View of Lot No 3 from mezzanine.

HOURS: Daily 4-6pm
PRICES: Daily Draught $3, Select Cocktails $7; Food Specials $1-$3.50.

Lot No 3 in Bellevue is the new bar from the Heavy Restaurant Group, the people who brought you all those Purple Cafe and Wine Bars along with the two Barrios.

The decor at Lot No 3 is one I would describe as Pottery Bar Speakeasy. By this I mean that if Pottery Bar had a line of furniture and accessories called “Speakeasy-Style Bar,” this is the stuff it would sell. An old (or old-looking) music stand grasps the menu near the doors, there’s a big chalkboard with the bar offerings, the black stools seem modeled after those of an antique apothecary, and so on.

Another way I might describe it is Purple Cafe and Wine Bar for Boys, by which I mean it is the yang to its sister restaurant’s ying, with a black-and-brown, masculine palette (two caramel-colored leather couches would look lovely amidst the crystal sherry bottles and rare volumes in my fantasy home library), and an emphasis on whiskey, beer, and meaty comfort food.

Let’s talk about the food. The food is generally good. I am a fan of the sweet onion dip ($3.50) which comes with a heap of housemade kettle chips. The dip is white as a fresh snow; it looks like cottage cheese but don’t worry, it is not. As it turns out, it is on an entirely different and far fattier planet than cottage cheese. I like an onion dip that tastes almost frighteningly, ferally even, of that allium, and this one really delivers. The chips themselves are thin, wispy, and oblong. Some of them have curled into themselves, forming strange little blossomy-looking things. Seek these blossoms out amidst the flat chips, as they make for especially good scooping into the dip.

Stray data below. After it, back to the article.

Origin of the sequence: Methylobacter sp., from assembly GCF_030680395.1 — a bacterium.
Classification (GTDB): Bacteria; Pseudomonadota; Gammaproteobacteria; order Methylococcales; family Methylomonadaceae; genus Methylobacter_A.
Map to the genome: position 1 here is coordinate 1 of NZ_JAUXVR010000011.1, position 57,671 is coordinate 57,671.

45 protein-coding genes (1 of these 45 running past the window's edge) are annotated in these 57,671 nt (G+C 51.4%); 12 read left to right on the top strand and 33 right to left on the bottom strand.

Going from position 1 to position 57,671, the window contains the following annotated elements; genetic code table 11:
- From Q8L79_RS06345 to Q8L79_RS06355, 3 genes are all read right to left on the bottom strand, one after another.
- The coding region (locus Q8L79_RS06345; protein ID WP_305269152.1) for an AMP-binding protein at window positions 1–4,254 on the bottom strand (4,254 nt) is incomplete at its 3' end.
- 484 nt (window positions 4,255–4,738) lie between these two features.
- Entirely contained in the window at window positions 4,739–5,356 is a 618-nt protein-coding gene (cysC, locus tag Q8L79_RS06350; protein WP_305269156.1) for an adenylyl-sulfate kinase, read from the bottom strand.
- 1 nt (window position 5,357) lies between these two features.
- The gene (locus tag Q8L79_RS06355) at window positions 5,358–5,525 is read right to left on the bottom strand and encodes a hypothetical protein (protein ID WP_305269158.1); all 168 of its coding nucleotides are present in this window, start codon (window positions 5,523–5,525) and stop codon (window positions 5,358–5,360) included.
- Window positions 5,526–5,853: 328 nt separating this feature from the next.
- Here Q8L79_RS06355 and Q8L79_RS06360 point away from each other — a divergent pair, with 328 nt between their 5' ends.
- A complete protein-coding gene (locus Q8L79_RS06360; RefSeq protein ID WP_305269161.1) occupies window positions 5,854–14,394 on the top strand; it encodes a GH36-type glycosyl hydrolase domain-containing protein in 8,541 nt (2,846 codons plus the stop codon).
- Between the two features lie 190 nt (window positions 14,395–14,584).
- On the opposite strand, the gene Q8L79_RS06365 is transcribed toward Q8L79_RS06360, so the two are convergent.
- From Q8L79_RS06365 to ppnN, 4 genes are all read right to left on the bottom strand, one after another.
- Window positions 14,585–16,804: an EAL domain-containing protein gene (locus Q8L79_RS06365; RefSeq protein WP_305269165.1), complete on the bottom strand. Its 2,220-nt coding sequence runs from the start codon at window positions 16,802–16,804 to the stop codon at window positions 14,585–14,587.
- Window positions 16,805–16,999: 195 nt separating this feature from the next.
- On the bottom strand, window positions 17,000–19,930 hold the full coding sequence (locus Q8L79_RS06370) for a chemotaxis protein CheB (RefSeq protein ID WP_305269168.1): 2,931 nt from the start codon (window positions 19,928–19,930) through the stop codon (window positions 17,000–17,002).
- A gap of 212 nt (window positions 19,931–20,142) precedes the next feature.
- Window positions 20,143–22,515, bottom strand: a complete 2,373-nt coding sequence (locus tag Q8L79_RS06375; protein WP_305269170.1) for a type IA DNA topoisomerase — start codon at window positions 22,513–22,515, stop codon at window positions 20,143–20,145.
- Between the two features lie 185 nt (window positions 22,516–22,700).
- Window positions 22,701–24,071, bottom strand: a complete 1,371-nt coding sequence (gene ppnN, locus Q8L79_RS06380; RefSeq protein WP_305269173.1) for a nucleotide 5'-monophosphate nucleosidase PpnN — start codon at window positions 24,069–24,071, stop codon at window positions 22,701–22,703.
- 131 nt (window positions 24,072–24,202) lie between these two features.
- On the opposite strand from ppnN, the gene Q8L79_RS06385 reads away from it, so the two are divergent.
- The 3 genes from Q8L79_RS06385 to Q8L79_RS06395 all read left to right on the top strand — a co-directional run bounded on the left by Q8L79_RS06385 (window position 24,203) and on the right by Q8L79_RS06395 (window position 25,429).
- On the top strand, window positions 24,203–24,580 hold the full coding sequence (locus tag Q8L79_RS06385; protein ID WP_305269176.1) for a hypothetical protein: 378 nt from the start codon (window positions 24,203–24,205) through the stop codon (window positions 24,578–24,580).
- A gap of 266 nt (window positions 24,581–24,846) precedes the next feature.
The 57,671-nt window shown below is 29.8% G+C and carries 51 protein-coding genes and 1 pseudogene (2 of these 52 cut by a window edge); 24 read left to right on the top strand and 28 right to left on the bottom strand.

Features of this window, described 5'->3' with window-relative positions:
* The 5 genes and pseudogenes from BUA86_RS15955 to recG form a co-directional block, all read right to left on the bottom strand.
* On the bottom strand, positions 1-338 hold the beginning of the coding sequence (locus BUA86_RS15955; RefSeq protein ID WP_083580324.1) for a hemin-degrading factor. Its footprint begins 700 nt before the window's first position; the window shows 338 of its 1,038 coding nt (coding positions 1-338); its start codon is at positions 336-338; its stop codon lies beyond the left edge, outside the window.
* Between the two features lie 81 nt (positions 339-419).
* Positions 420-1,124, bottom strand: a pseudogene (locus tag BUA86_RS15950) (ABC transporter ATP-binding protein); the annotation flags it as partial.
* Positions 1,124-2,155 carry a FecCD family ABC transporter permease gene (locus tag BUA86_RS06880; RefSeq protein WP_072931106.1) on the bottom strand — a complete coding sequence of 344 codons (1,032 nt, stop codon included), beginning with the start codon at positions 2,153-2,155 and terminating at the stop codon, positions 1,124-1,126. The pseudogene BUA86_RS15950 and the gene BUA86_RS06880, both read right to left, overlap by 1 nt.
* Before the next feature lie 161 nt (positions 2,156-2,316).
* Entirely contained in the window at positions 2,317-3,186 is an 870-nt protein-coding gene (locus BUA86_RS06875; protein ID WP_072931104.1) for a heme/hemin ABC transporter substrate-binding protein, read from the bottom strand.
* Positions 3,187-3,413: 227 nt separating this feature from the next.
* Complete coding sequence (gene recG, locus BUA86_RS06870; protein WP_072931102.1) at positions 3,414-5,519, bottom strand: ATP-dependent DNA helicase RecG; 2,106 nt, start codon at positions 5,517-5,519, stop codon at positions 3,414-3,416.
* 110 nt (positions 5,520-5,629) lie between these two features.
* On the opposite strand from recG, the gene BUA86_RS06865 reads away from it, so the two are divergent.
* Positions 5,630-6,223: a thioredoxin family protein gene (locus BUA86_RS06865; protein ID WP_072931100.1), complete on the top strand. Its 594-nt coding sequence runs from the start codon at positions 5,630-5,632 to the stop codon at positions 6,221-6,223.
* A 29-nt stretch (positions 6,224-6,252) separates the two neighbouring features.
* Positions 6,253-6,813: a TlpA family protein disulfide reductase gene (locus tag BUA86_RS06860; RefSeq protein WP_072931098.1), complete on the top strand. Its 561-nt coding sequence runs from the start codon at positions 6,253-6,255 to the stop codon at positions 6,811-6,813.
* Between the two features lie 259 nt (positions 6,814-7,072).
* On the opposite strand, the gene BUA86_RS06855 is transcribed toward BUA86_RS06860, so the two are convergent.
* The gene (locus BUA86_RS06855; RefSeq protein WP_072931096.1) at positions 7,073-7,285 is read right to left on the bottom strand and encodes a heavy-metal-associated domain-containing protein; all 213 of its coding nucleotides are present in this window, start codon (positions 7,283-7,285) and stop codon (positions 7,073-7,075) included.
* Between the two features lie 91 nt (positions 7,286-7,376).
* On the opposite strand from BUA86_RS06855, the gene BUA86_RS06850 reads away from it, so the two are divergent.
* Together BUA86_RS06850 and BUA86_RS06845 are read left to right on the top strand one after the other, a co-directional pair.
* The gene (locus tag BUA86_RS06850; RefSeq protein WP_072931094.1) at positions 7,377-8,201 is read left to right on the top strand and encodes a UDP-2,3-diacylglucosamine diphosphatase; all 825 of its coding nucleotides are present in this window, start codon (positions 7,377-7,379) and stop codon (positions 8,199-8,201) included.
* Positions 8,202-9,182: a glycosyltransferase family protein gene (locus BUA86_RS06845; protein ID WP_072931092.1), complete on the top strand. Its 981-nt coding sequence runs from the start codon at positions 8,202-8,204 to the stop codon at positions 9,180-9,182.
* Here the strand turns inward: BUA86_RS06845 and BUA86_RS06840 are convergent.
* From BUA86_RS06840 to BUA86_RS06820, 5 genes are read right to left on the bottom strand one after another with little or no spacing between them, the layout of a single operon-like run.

You can get a soft pretzel for $2.50; unfortunately this pretzel is accompanied by the housemade mustard, which is watery and yuck. There are three types of slider—duck confit, blt, and short rib. Each slider is $3. Other offerings include “devil’ish” eggs for $2.50—they’re stuffed with smoke salmon and chive—and a $2.50 bowl of popcorn.

A daily draught is $3.00. Last time I went it was Pike’s Dry Wit, which is a beer I rather enjoy. It’s what you might call a wine-drinker’s beer, in that it is, as its name indicates, dry on the palate. If dry is your thing, oh happy day. But if you like a wallop of sweetness in your wit, maybe opt for a cocktail instead.

A Manhattan with rye or bourbon is $7 during HH, as is a Jack Rose (Laird’s apple brandy, grenadine, and lime) and a seventh heaven (gin, maraschino, grapefruit). Helmed by tried-and-absolutely-true barman Casey Robison, Lot No 3’s booze program focuses on classic cocktails. “Drinks from before prohibition,” as one very nice young server explained to me. “We’re bringing them back!”

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